I am going order for old style regular cooker with heavy-head, and use Kuhn Rikon for storage. I can not even throw this because it is made of steel.
The only thing that was a little disconcerting was that neither the manual nor the cookbook showed the specific directions for how to assemble the top piece. Thus, I was a little concerned about whether we had all of the required parts. My guess is that the assembly instruction sheet went by the wayside with the packing material. But we figured it out, and it worked perfectly when we used it. Such little inconveniences are to be expected when one buys a repackaged product.
The night it was delivered, I made a recipe from the Internet that called for leeks, mushrooms, brown rice, fennel seeds, and saffron (omitted that, didn't have it), all cooked in a broth base. Once everything was chopped and thrown into the pot, the entire dish was done in 25 minutes. Normally I don't cook brown rice because it's always hard and dry, no matter how much water or broth I use, or how long I steam it. Let me tell you, the brown rice that came out of this pressure cooker was almost creamy. This was fantastic for someone like me who can't have dairy and totally misses those creamy risottos, as well as all other things dairy. The entire dish was so delicious, and I didn't have to stand over it and stir for an hour, either. Win!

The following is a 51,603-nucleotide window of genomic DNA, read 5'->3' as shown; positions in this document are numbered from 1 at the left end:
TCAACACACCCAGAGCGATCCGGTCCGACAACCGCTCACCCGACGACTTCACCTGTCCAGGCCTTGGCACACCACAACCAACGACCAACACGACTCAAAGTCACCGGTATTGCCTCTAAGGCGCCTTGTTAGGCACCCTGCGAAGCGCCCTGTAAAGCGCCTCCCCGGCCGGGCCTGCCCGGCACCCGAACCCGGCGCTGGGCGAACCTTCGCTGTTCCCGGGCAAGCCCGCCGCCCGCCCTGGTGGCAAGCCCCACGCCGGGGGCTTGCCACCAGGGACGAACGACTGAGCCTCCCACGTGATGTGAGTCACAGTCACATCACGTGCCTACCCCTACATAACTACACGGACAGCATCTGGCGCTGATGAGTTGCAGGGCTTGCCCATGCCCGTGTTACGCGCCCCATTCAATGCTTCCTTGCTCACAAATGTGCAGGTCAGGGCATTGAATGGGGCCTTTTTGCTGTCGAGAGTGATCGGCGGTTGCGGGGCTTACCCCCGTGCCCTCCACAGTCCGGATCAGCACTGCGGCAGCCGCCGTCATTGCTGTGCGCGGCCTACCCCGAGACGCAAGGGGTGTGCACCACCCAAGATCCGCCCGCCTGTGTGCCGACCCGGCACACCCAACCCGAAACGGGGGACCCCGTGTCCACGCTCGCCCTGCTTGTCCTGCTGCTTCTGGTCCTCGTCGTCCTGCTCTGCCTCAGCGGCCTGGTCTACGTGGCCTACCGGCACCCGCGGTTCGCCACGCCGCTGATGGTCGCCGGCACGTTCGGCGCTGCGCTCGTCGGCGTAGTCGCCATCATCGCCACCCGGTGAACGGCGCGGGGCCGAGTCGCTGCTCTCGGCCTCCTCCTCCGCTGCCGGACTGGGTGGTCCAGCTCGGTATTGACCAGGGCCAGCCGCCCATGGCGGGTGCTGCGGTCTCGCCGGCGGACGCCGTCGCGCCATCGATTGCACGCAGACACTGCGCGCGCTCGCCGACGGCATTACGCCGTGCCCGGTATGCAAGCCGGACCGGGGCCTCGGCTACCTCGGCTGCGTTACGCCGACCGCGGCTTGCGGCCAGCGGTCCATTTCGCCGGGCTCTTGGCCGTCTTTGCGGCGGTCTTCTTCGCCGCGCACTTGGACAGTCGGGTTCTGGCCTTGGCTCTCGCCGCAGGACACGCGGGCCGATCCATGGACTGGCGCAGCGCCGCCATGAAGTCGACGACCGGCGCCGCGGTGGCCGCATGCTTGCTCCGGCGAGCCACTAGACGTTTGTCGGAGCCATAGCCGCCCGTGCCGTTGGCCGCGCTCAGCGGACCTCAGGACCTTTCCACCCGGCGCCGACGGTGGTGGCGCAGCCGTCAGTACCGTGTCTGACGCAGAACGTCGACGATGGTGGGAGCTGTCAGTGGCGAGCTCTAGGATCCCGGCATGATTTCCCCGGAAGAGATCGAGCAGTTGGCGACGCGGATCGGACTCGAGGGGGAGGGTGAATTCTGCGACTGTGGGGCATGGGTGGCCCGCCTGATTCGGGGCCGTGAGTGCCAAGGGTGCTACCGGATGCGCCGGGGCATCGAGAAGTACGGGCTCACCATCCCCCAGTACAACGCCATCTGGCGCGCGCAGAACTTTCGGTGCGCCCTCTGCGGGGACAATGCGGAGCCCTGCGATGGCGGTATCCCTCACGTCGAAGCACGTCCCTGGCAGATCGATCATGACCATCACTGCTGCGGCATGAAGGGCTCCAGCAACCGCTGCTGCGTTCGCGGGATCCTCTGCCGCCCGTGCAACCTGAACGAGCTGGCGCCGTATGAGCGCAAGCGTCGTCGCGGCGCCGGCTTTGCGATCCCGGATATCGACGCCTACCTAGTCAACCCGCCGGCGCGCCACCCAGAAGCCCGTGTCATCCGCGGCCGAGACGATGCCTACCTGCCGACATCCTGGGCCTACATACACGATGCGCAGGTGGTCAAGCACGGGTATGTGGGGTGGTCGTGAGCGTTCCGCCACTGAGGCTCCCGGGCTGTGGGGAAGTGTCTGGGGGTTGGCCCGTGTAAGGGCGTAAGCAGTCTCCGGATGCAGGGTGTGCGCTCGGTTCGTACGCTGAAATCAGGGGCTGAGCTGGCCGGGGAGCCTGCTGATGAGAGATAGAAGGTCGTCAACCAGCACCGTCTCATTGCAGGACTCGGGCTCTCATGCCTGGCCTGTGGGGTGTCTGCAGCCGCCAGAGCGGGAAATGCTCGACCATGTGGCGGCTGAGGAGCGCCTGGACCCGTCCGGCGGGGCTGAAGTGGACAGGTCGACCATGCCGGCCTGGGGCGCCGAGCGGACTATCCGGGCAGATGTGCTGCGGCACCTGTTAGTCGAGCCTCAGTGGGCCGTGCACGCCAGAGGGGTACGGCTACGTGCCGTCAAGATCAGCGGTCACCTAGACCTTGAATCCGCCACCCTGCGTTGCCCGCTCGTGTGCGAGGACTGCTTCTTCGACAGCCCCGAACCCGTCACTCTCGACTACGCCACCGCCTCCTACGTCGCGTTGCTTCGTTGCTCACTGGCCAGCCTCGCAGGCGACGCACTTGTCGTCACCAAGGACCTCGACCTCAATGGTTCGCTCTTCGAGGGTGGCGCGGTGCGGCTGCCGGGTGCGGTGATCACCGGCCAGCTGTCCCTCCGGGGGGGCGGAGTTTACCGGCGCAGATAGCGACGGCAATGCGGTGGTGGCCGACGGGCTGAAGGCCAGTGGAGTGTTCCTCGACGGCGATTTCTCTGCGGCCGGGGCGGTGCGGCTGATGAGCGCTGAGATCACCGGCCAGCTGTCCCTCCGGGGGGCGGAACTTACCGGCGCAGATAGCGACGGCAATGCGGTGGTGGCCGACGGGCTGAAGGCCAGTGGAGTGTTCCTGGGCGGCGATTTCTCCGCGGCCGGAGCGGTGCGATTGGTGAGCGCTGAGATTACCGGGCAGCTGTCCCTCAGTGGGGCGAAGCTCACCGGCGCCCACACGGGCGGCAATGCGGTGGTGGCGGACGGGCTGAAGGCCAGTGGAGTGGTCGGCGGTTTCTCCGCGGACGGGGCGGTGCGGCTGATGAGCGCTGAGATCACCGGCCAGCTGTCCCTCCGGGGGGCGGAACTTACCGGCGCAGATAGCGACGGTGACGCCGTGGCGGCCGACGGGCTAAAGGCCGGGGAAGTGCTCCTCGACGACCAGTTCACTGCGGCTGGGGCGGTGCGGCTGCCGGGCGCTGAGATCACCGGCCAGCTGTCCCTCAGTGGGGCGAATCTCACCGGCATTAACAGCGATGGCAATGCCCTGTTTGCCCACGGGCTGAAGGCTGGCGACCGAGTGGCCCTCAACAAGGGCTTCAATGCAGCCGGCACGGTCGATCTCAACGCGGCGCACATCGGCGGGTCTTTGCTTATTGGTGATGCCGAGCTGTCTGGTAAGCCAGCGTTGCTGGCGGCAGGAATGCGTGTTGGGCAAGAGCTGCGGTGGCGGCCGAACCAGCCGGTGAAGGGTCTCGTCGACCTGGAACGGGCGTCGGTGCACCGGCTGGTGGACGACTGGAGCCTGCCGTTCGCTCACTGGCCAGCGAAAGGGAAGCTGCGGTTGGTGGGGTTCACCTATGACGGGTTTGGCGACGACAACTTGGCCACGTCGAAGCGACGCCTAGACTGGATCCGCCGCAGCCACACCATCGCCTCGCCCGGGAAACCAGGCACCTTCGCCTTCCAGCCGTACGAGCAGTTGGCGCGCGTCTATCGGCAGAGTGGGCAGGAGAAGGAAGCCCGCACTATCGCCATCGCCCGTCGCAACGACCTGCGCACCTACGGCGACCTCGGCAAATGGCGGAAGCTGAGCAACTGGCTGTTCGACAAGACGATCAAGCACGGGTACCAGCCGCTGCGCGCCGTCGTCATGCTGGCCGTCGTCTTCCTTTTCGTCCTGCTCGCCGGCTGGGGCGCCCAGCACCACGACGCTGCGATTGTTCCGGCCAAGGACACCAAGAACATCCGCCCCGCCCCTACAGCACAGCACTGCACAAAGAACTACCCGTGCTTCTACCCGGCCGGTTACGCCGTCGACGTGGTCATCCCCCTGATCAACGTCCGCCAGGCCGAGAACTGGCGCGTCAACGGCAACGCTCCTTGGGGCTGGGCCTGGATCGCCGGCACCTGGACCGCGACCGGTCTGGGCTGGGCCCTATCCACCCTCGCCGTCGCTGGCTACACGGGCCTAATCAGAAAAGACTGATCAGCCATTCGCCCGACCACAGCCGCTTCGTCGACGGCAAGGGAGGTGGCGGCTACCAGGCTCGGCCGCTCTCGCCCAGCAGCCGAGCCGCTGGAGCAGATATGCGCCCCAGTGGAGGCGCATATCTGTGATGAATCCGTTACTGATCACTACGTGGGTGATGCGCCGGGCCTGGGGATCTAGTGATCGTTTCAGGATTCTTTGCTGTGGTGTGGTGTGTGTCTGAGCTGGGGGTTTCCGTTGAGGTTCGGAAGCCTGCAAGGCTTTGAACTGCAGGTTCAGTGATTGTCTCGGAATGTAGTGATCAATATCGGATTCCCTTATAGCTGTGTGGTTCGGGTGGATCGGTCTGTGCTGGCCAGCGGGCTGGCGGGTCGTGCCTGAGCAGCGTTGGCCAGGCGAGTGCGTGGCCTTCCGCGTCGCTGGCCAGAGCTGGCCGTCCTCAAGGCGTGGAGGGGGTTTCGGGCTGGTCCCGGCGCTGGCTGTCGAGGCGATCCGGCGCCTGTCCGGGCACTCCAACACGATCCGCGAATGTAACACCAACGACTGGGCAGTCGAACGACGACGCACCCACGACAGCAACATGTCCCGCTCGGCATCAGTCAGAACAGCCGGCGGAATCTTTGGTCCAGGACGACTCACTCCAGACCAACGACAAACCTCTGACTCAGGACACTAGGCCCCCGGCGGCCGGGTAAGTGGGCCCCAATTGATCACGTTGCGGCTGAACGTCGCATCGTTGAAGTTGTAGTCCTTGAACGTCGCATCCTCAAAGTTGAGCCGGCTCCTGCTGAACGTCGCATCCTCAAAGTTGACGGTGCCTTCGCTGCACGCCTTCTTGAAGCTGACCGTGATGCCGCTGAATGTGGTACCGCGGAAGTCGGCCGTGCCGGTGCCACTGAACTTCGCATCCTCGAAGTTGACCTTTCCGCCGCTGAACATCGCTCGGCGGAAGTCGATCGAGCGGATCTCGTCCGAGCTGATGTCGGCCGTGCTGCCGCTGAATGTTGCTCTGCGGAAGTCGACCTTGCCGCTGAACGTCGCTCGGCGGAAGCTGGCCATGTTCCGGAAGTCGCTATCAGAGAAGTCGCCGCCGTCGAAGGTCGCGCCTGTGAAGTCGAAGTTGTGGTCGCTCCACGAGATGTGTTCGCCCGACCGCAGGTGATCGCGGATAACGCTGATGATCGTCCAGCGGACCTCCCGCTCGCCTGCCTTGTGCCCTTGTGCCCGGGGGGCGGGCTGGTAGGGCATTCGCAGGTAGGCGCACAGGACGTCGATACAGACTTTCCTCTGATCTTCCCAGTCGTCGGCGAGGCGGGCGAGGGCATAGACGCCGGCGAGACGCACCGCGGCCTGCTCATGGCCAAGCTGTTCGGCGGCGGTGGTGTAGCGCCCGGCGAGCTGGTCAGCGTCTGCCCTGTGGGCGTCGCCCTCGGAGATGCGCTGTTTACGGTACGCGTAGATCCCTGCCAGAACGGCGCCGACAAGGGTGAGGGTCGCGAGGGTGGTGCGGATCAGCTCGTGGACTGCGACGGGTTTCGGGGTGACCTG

I should disclose that this was my first attempt at using a pressure cooker. I am a pretty decent cook, but I have my share of flops now and then, especially with a new recipe and a new piece of equipment. So I was really jazzed at how well this cooker worked. It did take some experimentation with our gas stove to keep the pressure in the correct zone. It got too high at one point, so I simply turned the stove off until the pressure went back down to the correct zone. I wasn't sure how that would affect the cooking time (answer: it didn't). Next, I'm looking forward to making a carnitas recipe by Bobby Flay that I found on YouTube.
Cleanup was really easy, too - warm soapy water was all it took. NOTHING was stuck to the bottom at ALL - a common complaint with cheaper pressure cookers that don't have the heavy bottom that this one has. A few swipes with a dry towel and it looked like new. Believe me, I'm going to be scouring Amazon for any other deals on great cookware like we snagged with this one!